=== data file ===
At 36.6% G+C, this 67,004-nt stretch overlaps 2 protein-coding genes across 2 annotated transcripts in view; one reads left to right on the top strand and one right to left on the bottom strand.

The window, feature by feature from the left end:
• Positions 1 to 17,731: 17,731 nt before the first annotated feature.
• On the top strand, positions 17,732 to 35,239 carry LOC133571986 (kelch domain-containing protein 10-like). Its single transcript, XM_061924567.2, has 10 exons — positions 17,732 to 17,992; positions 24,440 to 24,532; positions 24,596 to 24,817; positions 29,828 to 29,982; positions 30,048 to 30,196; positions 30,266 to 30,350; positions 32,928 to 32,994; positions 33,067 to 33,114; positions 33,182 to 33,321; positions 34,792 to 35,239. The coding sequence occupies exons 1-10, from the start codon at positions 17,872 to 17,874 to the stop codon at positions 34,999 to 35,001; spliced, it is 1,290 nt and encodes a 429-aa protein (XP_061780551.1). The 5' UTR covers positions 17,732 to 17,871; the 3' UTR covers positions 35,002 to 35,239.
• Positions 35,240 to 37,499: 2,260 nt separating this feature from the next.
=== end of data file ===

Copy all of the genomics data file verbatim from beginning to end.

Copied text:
At 36.6% G+C, this 67,004-nt stretch overlaps 2 protein-coding genes across 2 annotated transcripts in view; one reads left to right on the top strand and one right to left on the bottom strand.

The window, feature by feature from the left end:
• Positions 1 to 17,731: 17,731 nt before the first annotated feature.
• On the top strand, positions 17,732 to 35,239 carry LOC133571986 (kelch domain-containing protein 10-like). Its single transcript, XM_061924567.2, has 10 exons — positions 17,732 to 17,992; positions 24,440 to 24,532; positions 24,596 to 24,817; positions 29,828 to 29,982; positions 30,048 to 30,196; positions 30,266 to 30,350; positions 32,928 to 32,994; positions 33,067 to 33,114; positions 33,182 to 33,321; positions 34,792 to 35,239. The coding sequence occupies exons 1-10, from the start codon at positions 17,872 to 17,874 to the stop codon at positions 34,999 to 35,001; spliced, it is 1,290 nt and encodes a 429-aa protein (XP_061780551.1). The 5' UTR covers positions 17,732 to 17,871; the 3' UTR covers positions 35,002 to 35,239.
• Positions 35,240 to 37,499: 2,260 nt separating this feature from the next.